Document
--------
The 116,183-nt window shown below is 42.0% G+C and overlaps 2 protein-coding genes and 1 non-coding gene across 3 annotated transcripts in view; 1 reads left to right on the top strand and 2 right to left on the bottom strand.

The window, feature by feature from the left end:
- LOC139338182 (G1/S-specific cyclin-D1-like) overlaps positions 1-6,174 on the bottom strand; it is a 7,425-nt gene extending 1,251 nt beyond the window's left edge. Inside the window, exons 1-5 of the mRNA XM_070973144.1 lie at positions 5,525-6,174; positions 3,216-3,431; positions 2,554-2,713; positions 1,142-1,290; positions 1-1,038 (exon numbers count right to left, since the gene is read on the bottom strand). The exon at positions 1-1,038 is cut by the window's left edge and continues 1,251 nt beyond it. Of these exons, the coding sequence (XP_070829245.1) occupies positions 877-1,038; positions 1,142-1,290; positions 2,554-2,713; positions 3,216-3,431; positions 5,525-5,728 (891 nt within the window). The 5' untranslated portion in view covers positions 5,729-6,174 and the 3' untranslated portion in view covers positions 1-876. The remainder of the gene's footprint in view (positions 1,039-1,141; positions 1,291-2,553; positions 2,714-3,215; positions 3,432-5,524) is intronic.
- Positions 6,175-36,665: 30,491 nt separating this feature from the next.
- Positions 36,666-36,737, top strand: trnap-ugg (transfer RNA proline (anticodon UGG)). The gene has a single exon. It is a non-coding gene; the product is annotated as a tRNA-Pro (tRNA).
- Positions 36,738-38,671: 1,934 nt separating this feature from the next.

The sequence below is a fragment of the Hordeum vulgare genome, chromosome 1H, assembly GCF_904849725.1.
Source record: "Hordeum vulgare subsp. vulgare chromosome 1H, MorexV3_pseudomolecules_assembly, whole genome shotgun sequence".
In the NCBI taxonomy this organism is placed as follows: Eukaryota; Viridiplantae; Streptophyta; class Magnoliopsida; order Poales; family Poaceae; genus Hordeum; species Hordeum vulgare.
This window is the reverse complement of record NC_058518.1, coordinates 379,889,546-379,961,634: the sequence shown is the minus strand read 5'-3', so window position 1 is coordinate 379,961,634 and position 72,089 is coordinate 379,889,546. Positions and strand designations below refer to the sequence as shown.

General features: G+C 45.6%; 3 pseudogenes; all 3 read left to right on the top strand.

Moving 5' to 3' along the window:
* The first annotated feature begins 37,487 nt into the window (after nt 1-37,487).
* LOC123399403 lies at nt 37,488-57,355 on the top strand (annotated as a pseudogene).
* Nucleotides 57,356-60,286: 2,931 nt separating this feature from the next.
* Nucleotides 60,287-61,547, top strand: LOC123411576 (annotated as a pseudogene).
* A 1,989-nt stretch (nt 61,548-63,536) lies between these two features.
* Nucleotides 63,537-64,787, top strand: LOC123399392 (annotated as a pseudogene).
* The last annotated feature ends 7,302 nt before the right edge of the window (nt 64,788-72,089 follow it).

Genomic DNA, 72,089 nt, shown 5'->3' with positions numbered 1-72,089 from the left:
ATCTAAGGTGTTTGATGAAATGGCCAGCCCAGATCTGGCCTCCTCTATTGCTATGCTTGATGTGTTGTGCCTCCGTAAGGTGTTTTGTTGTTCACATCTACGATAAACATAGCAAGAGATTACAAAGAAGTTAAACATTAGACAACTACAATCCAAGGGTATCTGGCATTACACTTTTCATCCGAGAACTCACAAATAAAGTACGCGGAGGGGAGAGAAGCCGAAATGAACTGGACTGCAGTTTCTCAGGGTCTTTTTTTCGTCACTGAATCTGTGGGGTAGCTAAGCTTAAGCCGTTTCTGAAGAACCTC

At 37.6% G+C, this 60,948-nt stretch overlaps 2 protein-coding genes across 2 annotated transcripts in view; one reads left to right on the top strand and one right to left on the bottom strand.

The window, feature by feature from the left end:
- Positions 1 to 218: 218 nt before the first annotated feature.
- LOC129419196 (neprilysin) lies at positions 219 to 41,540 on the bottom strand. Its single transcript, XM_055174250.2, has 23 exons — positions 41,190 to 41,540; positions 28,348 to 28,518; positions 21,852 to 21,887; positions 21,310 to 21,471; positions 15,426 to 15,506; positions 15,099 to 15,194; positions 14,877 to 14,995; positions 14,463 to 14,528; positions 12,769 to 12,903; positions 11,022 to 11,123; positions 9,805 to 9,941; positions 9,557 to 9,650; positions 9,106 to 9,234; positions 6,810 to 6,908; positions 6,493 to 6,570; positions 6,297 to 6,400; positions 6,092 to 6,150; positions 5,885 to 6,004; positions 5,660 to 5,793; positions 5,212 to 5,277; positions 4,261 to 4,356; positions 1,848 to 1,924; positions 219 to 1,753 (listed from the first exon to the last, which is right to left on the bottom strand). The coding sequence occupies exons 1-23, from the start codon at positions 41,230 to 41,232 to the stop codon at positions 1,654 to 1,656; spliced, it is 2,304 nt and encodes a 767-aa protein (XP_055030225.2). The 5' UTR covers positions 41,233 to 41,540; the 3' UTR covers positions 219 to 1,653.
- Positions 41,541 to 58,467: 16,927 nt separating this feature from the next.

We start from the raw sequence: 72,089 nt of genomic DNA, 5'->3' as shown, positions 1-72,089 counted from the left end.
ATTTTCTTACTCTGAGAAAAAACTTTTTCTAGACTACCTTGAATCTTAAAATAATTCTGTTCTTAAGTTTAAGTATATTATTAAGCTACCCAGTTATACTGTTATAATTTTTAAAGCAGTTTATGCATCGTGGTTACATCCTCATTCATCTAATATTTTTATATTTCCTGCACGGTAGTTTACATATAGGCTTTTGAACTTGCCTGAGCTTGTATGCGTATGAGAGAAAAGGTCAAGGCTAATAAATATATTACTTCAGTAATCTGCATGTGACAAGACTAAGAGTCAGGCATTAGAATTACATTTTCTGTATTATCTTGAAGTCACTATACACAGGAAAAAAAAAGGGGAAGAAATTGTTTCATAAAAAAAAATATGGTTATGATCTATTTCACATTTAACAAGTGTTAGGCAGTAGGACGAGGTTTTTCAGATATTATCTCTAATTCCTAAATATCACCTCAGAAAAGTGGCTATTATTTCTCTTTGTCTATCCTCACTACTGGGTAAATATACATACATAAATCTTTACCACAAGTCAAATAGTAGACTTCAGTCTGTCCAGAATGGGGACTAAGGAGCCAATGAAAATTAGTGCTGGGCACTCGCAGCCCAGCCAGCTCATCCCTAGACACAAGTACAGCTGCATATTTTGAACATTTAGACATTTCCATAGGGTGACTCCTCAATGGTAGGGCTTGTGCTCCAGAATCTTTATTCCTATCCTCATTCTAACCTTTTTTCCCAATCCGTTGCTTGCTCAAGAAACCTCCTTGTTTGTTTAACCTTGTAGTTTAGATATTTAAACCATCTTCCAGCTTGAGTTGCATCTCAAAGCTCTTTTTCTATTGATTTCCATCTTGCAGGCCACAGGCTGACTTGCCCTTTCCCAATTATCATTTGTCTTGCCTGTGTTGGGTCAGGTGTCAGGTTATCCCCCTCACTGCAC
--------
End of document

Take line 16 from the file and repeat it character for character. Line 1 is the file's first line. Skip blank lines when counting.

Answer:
* Nucleotides 60,287-61,547, top strand: LOC123411576 (annotated as a pseudogene).